New York State next week will hold three public forums on the prospect of a public takeover of New York American Water, even as the company seeks to sell itself to a private company.
The virtual forums will help inform a larger state review of a public takeover of the embattled water company, which has endured years of withering criticism and probes of high rates, water quality and rate-case irregularities. The state’s review, by the Department of Public Service and its special counsel for ratepayer protection, Rory Lancman, is expected to be completed by April 1.
Merrick-based New York American Water argues a public takeover would only increase debt costs for customers.
Gov. Andrew M. Cuomo said New York American Water customers have been "unfairly faced with the continued threat of ever-increasing rates for water" for too long. Approximately 125,000 customers in Nassau face the prospect of catchup rates set to take effect May 1.
Lynda DiMenna, president of New York American Water, has argued the best way to lower water costs for customers, from East Rockaway to Sea Cliff, is to nix a special state tax that weighs heavily on customer bills and to allow the $607 million sale to Liberty Utilities of Canada to go through.
"We do not believe this is a financially prudent option for our customers in the midst of a global pandemic and unemployment crisis," DiMenna said.
But at least three separate feasibility studies have already concluded a public takeover of part or all of the system is feasible, including reviews by the Town of Hempstead, the Massapequa Water District, and the Village of Sea Cliff. Hempstead Town, however, has said such a takeover would devastate town finances and saddle it with too much debt. Hempstead Supervisor Don Clavin and others have called for a state-funded study and takeover.
Lancman, in response, had said, "If Hempstead is suggesting that New York State directly take over and run a local water district, well that's the definition of infeasible: expecting the state to do the job that Hempstead’s own hired expert concluded should be done by Hempstead itself."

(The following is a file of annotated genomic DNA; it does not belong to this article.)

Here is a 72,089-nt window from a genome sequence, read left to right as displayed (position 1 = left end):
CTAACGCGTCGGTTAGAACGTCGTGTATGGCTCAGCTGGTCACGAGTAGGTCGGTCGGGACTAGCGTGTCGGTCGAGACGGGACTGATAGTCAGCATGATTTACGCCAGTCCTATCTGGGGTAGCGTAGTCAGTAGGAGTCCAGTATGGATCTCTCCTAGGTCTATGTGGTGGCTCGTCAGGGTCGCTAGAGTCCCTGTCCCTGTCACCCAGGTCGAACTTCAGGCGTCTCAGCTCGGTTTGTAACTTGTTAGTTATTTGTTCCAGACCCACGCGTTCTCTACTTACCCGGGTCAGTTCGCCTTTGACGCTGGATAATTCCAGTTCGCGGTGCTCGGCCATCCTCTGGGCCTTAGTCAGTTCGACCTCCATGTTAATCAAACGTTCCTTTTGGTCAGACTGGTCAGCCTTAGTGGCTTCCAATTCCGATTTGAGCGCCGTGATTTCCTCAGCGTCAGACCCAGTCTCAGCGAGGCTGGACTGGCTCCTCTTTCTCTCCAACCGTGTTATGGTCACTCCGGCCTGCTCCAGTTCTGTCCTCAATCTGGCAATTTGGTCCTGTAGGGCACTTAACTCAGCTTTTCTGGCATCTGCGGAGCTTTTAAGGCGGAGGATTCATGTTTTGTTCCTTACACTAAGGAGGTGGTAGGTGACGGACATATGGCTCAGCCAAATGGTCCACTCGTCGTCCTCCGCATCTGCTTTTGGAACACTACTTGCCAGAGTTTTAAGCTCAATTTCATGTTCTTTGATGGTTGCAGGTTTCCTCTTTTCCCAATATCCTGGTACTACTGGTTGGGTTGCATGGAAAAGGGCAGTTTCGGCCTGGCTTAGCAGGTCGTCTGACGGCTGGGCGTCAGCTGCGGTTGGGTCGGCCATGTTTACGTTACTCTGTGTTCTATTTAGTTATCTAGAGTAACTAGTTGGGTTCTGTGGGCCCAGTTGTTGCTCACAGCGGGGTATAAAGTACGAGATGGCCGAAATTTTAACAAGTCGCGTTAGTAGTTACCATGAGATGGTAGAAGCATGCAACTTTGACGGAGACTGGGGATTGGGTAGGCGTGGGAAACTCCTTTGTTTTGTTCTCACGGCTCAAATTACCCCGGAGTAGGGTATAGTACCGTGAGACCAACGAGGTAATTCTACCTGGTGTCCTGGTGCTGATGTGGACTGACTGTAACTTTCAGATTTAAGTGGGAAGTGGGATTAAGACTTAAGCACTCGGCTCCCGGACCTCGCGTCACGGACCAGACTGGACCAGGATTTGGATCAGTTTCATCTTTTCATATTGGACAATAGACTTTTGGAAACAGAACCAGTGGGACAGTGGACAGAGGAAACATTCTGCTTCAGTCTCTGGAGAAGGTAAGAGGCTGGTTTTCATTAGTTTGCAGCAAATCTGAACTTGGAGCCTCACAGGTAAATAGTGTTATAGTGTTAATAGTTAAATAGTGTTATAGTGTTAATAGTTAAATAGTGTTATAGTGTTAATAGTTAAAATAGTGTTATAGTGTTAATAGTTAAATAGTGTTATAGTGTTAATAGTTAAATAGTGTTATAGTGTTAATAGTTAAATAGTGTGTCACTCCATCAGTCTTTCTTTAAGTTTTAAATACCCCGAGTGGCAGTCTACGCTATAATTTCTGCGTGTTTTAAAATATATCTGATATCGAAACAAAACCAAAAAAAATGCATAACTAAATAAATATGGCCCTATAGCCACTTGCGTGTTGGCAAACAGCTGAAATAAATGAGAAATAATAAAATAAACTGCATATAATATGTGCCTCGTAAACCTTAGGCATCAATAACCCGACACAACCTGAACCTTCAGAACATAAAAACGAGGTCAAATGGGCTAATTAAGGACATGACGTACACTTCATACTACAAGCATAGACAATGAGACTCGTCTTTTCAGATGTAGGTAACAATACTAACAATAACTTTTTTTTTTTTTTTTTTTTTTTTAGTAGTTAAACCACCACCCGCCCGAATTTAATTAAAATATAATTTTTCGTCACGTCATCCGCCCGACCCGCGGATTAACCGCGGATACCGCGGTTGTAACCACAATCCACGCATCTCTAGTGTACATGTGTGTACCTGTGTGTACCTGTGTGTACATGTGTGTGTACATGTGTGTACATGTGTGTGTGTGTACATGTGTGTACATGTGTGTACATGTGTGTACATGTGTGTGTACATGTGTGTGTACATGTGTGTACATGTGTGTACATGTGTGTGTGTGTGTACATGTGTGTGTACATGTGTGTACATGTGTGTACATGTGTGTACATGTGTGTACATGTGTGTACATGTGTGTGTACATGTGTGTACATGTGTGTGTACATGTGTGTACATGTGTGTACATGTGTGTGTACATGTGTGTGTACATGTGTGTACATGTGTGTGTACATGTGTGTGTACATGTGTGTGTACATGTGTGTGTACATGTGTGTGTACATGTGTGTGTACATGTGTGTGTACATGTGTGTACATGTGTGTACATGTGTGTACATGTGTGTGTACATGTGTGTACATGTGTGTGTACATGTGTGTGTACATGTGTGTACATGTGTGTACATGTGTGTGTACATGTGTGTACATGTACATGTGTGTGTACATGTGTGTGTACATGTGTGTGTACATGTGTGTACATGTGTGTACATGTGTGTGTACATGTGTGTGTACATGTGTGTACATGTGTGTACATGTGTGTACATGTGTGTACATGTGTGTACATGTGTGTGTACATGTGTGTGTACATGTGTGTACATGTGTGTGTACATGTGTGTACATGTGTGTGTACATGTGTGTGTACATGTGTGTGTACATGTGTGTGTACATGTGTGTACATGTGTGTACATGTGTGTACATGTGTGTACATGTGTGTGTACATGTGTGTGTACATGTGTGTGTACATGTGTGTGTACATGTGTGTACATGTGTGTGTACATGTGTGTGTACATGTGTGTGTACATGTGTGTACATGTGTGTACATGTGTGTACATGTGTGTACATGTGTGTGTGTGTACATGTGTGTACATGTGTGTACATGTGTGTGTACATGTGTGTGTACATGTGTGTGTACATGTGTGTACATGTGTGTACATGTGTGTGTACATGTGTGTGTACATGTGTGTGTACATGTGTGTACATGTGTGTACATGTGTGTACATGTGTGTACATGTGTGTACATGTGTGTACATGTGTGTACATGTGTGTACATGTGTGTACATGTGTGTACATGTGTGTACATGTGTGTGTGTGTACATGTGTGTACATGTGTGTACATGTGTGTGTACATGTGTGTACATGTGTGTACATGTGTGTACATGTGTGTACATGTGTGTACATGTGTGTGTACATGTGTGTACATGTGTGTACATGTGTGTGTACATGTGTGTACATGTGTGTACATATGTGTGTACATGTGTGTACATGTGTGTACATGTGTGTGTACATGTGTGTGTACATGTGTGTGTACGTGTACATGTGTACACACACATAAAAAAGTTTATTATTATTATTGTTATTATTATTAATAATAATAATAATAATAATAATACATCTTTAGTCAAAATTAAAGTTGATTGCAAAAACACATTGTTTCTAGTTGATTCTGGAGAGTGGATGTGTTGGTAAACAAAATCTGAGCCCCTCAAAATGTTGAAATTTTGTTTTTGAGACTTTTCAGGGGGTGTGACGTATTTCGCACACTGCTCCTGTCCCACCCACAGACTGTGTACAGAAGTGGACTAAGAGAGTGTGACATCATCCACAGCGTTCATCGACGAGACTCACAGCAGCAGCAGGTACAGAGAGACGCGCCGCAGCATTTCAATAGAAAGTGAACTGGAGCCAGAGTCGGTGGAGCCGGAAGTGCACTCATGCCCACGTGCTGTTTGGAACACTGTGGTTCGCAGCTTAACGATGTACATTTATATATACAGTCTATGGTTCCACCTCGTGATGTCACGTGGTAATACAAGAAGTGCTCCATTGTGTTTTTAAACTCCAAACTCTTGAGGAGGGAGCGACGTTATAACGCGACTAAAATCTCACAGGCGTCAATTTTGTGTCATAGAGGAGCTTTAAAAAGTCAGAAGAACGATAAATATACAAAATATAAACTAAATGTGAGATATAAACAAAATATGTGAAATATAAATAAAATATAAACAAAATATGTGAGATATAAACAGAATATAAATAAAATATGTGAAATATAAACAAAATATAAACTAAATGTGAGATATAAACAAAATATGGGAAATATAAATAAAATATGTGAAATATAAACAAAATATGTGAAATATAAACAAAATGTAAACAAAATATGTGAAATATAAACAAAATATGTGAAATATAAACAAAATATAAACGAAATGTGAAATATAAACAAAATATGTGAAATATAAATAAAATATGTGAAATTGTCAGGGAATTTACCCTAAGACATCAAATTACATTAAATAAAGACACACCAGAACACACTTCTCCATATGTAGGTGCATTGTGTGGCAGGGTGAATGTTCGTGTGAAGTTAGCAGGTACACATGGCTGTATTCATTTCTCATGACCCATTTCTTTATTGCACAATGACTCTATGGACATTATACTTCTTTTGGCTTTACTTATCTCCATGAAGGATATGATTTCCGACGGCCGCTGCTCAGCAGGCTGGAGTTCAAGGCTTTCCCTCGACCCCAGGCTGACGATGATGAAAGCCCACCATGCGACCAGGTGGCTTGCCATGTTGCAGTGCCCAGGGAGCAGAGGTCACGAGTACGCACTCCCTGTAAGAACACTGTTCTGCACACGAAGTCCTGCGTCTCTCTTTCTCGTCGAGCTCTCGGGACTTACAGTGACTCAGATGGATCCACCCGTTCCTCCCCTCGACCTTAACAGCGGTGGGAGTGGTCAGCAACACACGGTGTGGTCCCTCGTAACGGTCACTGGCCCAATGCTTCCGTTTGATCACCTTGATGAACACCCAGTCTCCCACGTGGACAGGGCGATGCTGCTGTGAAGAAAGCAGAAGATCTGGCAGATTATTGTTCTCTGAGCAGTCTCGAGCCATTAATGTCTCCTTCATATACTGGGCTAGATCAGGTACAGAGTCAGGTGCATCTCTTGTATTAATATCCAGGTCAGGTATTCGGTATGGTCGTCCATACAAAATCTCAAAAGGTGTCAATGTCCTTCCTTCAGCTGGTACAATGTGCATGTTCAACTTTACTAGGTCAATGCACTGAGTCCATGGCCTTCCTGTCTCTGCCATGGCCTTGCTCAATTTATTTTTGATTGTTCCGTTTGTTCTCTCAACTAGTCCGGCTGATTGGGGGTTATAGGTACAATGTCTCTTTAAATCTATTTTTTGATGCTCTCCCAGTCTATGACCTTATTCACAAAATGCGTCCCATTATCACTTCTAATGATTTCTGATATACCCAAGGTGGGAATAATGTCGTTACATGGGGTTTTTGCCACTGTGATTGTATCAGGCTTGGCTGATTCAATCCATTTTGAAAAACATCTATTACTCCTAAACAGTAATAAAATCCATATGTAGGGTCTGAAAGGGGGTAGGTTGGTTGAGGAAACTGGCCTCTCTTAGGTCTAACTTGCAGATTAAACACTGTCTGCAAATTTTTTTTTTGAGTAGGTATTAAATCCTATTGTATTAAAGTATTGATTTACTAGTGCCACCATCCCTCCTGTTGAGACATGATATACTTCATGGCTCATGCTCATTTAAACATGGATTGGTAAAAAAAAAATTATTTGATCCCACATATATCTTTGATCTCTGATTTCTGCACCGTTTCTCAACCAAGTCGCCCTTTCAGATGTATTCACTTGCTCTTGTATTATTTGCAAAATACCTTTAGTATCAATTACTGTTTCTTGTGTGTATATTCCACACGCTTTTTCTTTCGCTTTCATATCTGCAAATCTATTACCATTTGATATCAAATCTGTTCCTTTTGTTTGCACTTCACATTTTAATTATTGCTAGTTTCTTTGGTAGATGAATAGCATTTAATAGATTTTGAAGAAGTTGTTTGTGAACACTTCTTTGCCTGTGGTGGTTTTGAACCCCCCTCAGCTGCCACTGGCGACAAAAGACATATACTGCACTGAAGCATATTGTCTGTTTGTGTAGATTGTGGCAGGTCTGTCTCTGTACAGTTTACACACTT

Activists and residents have been clamoring for a public takeover of the investor-owned water system for years.
"Rather than allow a corporate monopoly to continue to have a license to print money on the backs of Nassau ratepayers, it’s time for a Nassau County water authority," said David Denenberg, co-director of watchdog group Clean Air, Water and Soil, which brought to light some of the early rate-case irregularities.
All three hearings will take place at 6 p.m. Access online at webex.com, or by phone at 518-549-0500.
Feb. 23: For residents of north Nassau in the company’s Sea Cliff and Mill Neck Estates service areas. Online event number is 179 075 0213 with password Feb23-6pm. Phone passcode is 179 075 0213.
Feb. 24: For customers in the southeastern Nassau/Massapequa service area. Online event number is 179 227 5361 with password Feb24-6pm. Phone passcode is 179 227 5361.
Feb. 25: For the southwestern Nassau service area. Online event number is 179 560 8800 with password Feb25-6pm. Phone passcode is 179 560 8800.
Speakers must pre-register by noon the day of the forum by calling 800-342-3330, or going to webex.com and clicking “join.”
The forums will be livestreamed on the New York Department of Public Service's YouTube channel.
Comments can also be submitted via email now through March 5 to firstname.lastname@example.org. The DPS case number for the topic should be included: 20-W-0102.